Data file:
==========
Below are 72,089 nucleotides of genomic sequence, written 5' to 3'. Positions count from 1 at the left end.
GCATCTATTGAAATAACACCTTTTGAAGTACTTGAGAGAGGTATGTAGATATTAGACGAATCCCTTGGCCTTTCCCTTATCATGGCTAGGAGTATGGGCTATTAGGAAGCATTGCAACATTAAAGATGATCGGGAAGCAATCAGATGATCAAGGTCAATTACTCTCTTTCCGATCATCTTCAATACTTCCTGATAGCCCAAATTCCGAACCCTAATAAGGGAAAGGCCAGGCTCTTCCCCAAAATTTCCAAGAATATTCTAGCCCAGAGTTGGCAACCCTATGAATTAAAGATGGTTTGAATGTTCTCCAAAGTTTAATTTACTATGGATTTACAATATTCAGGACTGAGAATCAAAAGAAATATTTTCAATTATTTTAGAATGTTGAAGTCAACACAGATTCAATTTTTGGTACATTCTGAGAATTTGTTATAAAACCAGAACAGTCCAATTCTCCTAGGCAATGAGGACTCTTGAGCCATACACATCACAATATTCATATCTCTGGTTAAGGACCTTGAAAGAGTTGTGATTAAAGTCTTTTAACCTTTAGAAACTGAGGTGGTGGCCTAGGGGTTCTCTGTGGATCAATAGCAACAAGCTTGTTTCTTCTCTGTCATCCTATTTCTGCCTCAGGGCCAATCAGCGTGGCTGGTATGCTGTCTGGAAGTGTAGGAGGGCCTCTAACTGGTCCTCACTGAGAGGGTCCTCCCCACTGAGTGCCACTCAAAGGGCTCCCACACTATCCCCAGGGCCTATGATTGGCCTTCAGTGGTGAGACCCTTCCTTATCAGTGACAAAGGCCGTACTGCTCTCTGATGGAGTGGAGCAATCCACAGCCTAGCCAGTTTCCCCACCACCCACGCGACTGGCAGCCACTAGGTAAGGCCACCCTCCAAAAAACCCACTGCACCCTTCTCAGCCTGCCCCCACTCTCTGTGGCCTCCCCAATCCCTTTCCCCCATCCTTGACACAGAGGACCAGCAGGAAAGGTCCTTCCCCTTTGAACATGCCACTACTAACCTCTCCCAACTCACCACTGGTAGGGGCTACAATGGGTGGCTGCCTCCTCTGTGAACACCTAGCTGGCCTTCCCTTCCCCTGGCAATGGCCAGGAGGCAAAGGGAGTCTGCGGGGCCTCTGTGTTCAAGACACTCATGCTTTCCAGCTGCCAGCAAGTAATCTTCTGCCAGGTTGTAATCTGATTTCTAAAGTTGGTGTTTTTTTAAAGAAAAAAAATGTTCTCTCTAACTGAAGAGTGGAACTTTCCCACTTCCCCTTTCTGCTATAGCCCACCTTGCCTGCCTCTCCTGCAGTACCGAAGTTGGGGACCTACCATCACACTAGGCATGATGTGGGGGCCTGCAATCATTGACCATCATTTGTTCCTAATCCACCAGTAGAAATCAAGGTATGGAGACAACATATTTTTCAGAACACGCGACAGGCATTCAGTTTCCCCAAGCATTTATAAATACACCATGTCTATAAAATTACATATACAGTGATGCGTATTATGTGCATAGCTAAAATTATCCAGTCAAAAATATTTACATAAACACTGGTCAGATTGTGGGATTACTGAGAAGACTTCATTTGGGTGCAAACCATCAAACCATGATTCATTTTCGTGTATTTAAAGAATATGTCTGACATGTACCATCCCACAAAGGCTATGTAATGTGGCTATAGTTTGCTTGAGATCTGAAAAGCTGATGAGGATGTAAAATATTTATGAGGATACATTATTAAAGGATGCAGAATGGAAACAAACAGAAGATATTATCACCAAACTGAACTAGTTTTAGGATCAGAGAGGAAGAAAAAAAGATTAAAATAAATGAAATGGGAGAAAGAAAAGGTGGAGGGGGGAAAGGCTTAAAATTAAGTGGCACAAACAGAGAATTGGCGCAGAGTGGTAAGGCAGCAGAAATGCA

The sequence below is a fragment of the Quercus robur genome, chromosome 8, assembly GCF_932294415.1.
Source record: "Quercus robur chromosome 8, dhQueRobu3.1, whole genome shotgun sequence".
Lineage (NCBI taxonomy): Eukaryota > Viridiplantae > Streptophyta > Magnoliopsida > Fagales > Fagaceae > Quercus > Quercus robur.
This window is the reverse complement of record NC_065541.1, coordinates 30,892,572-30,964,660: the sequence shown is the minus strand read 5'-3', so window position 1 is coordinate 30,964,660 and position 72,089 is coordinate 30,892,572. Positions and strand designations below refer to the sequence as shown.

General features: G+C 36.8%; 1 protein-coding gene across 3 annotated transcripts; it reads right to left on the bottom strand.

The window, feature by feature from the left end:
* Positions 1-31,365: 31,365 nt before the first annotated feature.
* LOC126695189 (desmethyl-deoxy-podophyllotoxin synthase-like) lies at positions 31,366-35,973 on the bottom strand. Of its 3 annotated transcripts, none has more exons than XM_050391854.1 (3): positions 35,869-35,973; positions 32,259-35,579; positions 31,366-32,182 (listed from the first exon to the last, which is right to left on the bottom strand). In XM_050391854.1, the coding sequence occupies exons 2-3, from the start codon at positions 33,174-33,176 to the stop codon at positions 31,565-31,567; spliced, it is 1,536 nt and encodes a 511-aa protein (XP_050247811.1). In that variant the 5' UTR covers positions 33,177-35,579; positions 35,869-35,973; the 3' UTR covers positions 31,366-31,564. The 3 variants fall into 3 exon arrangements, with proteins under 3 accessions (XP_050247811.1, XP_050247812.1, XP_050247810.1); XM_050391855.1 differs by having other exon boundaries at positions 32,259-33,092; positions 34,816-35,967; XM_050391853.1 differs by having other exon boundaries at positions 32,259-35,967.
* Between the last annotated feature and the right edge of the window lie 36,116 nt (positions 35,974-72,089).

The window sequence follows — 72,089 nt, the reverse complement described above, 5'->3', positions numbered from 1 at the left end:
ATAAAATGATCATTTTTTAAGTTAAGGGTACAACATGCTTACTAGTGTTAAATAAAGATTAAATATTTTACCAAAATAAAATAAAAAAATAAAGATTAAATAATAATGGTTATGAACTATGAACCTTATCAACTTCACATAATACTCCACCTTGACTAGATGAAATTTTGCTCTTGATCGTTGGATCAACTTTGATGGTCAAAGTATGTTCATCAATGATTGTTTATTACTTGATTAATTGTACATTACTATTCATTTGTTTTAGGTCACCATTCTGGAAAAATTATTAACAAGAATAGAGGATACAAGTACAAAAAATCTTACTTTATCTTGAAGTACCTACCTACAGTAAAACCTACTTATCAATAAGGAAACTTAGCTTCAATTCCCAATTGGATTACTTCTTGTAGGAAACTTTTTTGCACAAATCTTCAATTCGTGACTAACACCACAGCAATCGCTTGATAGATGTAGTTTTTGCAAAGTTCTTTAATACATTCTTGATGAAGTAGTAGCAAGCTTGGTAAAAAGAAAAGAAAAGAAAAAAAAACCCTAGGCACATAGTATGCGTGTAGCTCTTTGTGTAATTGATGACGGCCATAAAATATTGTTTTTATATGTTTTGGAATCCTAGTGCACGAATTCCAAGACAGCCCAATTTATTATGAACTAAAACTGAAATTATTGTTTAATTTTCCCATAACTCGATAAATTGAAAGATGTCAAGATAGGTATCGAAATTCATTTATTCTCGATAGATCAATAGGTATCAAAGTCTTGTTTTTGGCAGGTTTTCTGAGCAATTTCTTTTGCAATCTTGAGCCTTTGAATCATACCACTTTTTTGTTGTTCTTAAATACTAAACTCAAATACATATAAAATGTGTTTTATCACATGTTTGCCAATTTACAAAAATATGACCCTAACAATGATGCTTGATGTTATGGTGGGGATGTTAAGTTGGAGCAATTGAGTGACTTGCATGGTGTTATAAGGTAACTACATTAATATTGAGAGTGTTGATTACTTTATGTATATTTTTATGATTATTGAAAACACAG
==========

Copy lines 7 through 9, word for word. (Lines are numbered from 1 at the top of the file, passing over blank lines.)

General features: G+C 36.8%; 1 protein-coding gene across 3 annotated transcripts; it reads right to left on the bottom strand.

The window, feature by feature from the left end:
* Positions 1-31,365: 31,365 nt before the first annotated feature.